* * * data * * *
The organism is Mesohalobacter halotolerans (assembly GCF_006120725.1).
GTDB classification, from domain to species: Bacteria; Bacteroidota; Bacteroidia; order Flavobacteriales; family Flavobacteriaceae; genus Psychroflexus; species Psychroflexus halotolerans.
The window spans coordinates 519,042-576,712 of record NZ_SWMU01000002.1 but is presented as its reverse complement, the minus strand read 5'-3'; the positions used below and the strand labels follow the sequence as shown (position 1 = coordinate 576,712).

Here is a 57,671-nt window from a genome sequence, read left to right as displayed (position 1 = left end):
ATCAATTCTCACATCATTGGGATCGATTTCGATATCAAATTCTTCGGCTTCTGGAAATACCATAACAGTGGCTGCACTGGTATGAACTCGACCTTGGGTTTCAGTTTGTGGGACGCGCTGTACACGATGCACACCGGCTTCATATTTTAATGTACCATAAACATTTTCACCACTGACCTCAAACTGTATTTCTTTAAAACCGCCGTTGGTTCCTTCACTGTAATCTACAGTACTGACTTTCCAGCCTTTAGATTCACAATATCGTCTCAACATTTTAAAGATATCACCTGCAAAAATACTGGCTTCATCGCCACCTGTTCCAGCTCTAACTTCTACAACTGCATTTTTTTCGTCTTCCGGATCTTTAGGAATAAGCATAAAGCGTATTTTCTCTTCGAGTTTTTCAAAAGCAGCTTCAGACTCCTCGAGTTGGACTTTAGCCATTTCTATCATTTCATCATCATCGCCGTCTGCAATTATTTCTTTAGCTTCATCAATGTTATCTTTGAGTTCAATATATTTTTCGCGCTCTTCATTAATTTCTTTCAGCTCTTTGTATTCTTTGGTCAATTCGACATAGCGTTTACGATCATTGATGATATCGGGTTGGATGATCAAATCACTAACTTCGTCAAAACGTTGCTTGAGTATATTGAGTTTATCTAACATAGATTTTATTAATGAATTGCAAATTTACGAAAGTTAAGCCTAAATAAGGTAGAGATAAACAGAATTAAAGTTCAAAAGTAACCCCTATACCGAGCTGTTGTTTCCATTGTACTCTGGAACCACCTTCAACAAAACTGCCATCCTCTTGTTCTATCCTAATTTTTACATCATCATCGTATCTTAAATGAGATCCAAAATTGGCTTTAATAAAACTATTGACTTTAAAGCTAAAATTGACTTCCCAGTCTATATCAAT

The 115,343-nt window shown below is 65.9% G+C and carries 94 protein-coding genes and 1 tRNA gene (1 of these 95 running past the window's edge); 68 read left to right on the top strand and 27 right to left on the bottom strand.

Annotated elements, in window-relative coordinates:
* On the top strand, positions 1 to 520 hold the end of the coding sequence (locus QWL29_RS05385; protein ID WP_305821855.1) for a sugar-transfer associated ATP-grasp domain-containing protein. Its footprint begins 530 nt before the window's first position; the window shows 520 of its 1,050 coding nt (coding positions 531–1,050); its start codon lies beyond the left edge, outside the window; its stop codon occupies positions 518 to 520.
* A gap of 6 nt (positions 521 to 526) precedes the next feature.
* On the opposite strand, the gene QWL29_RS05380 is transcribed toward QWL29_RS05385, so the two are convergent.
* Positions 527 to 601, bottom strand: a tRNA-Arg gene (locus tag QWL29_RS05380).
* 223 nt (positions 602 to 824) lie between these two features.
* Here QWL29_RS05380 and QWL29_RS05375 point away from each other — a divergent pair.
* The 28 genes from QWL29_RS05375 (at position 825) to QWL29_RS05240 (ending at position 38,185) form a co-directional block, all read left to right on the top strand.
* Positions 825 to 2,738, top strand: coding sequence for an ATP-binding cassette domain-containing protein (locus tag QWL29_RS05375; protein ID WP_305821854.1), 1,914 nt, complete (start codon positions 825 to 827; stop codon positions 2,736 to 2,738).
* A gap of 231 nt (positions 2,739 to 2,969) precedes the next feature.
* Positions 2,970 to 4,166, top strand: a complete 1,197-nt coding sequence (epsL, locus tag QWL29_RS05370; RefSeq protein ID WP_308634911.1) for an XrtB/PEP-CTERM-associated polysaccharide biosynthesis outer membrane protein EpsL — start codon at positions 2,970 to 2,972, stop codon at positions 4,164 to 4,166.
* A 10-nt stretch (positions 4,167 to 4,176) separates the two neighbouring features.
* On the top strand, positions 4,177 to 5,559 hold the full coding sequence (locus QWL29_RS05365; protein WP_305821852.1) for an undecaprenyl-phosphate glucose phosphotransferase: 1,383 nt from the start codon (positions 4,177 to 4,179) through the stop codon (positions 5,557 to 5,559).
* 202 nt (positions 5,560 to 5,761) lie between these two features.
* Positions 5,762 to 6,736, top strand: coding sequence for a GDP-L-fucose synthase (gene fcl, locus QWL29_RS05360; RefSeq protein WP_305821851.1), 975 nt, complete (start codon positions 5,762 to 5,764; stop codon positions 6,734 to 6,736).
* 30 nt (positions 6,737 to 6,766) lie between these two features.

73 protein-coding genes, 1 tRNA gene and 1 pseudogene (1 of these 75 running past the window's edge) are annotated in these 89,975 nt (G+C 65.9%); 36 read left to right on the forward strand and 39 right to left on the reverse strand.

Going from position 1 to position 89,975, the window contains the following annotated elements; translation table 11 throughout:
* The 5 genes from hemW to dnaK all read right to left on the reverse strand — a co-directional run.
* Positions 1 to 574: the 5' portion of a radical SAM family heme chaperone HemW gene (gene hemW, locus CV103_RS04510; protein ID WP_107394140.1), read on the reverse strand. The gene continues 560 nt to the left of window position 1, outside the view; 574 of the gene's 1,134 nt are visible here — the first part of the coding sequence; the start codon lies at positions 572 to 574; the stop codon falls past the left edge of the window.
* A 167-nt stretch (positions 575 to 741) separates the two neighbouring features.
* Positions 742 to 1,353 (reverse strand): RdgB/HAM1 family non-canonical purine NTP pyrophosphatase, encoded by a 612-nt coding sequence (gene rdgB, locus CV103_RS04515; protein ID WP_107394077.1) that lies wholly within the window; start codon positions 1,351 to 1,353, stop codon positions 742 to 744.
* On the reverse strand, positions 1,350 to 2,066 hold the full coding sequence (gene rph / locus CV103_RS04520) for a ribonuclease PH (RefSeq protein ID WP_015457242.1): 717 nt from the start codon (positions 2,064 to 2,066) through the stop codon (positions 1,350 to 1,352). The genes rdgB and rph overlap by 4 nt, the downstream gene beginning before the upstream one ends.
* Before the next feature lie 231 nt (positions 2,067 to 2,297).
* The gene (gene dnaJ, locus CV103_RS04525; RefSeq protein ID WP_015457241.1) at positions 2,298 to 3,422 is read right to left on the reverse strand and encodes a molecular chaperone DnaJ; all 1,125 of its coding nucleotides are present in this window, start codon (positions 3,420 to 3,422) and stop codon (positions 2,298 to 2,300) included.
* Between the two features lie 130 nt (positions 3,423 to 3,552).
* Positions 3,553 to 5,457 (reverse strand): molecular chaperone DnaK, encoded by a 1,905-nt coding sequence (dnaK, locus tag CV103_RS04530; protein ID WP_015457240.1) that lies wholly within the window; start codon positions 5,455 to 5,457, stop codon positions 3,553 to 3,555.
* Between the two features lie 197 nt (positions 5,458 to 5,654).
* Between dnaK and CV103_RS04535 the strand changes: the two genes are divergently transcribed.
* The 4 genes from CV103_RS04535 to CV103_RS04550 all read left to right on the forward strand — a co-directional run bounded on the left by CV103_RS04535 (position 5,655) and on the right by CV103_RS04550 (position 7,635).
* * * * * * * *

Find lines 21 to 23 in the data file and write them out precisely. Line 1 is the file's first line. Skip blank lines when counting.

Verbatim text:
* Positions 5,762 to 6,736, top strand: coding sequence for a GDP-L-fucose synthase (gene fcl, locus QWL29_RS05360; RefSeq protein WP_305821851.1), 975 nt, complete (start codon positions 5,762 to 5,764; stop codon positions 6,734 to 6,736).
* 30 nt (positions 6,737 to 6,766) lie between these two features.

73 protein-coding genes, 1 tRNA gene and 1 pseudogene (1 of these 75 running past the window's edge) are annotated in these 89,975 nt (G+C 65.9%); 36 read left to right on the forward strand and 39 right to left on the reverse strand.